Mapping Asian Americans (WWI)

This exhibit demonstrates an interactive map of Asian Americans (sampled) who registered for the draft during World War One. It includes an overview map as well as close ups of Astoria, Oregon; Chicago, Illinois, and Buffalo, New York. The map is part of an ongoing larger project documenting the presence and location of Asian Americans in the early 20th century through the World War One Selective Service Registration.

The draft registration asked registrants their names and current addresses as well as questions about their employment, place of birth, race, nationality, and citizenship status.

This information is vital to Asian American history in two ways. Firstly, the registration cards provide details about individual Asian American migrant men in the early 20th century, about whom little is known. The cards also include references to housing, places of employment, businesses, etc. that are sources of information about Asian American social, economic, and commercial experience at the time.

Secondly, migrant Asian American WWI servicemen stood at the nexus of competing social and political debates at the time about, on the one hand, restrictions and exclusions from immigration and citizenship based on race, and on the other hand, inclusions, specifically to citizenship, for demonstrated patriotism, loyalty, and military service. The quests of Asian immigrant servicemen, Bhagat Singh Thind and Hidemitsu Toyota, to gain naturalized citizenship, which was not guaranteed to all immigrants, took them to the U.S. Supreme Court, which ruled they were racially ineligible. Their subsequent lives and experiences followed the complicated trajectory of debates, laws, and government actions about Asian American racial citizenship in the 20th century.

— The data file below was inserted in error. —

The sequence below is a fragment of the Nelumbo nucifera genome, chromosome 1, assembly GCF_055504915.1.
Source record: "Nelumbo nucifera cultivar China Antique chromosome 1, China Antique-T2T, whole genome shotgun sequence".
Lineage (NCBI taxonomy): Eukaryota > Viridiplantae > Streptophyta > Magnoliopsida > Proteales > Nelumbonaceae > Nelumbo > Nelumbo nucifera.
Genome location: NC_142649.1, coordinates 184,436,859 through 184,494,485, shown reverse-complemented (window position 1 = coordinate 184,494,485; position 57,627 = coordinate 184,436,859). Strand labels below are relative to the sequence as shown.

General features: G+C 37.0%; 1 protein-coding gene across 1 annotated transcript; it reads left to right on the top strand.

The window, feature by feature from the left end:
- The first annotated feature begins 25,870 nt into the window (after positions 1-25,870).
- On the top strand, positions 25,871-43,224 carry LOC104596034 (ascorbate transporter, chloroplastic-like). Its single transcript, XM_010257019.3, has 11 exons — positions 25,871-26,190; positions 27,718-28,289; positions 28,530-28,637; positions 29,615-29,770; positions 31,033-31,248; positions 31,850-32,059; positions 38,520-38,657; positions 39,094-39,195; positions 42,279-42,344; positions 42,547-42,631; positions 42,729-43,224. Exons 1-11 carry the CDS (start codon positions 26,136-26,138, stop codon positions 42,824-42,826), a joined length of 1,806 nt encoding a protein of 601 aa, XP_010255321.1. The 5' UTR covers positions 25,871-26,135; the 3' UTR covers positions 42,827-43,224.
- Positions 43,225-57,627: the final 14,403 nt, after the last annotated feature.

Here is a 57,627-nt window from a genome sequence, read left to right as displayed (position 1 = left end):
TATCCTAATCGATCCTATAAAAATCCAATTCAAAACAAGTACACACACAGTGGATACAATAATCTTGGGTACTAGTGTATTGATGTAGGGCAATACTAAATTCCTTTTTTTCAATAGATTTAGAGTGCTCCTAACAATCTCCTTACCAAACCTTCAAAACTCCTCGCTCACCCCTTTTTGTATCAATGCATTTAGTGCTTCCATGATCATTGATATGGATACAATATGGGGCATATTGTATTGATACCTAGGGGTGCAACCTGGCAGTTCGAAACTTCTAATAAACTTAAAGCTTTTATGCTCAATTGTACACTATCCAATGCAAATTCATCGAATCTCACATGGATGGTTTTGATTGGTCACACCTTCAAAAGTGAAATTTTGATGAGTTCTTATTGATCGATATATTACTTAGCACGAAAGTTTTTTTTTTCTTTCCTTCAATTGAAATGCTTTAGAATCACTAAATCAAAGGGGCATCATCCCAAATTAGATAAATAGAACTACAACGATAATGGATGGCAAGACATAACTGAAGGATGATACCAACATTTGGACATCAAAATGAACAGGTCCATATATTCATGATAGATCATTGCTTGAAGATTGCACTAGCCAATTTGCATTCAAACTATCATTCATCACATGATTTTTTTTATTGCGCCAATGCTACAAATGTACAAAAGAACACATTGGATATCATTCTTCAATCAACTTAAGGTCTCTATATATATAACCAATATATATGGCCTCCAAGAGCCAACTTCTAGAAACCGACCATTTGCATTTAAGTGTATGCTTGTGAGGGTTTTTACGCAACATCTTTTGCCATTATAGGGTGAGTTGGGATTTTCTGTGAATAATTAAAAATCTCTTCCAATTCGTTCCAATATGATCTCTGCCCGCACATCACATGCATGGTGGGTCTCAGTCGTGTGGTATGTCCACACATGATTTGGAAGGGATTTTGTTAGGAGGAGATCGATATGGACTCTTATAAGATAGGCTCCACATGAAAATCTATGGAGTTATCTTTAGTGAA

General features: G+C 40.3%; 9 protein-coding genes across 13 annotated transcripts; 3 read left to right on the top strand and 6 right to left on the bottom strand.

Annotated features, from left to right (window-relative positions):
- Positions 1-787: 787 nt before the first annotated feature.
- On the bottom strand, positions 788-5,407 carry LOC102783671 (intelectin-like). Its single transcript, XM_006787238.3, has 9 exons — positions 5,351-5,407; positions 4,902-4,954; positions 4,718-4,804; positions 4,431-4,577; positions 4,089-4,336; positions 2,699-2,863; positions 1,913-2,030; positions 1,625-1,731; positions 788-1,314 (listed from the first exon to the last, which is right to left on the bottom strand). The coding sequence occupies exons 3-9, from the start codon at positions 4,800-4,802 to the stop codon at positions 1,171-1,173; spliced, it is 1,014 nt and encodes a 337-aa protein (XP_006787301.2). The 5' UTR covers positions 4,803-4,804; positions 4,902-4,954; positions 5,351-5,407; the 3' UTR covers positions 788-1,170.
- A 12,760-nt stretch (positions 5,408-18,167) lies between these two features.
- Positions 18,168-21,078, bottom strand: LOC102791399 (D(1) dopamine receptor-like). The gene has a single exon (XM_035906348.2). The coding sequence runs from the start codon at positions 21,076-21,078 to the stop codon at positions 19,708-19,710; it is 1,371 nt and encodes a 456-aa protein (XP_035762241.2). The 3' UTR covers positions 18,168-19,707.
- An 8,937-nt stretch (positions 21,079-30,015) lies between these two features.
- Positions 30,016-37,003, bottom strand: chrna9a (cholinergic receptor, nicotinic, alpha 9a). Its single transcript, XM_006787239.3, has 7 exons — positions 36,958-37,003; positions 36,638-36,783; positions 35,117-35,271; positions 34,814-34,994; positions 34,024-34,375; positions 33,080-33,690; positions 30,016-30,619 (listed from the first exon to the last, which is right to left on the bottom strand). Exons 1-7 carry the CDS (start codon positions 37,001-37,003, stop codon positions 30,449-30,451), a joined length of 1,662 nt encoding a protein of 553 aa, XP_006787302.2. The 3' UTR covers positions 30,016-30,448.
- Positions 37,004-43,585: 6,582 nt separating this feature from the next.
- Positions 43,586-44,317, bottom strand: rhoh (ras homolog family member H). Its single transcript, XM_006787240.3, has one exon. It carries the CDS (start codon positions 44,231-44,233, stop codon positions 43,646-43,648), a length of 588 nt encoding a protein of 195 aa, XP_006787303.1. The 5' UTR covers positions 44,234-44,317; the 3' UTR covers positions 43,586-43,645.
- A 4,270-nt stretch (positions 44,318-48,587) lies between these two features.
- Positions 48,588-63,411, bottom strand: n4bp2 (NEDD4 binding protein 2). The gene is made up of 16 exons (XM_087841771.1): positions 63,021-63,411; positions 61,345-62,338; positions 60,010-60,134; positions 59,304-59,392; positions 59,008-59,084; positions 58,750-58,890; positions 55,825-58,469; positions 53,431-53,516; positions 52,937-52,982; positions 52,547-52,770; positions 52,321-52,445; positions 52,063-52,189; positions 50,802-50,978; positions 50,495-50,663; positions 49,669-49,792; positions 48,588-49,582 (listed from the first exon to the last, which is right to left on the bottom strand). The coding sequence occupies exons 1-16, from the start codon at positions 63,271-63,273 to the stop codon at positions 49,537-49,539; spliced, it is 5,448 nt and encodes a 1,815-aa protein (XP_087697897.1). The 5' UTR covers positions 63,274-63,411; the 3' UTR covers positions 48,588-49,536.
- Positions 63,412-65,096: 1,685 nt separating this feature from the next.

For more information on the draft registration cards, see the National Archives and Records Administration’s (NARA) web page on them as well as its description of the microfilm series.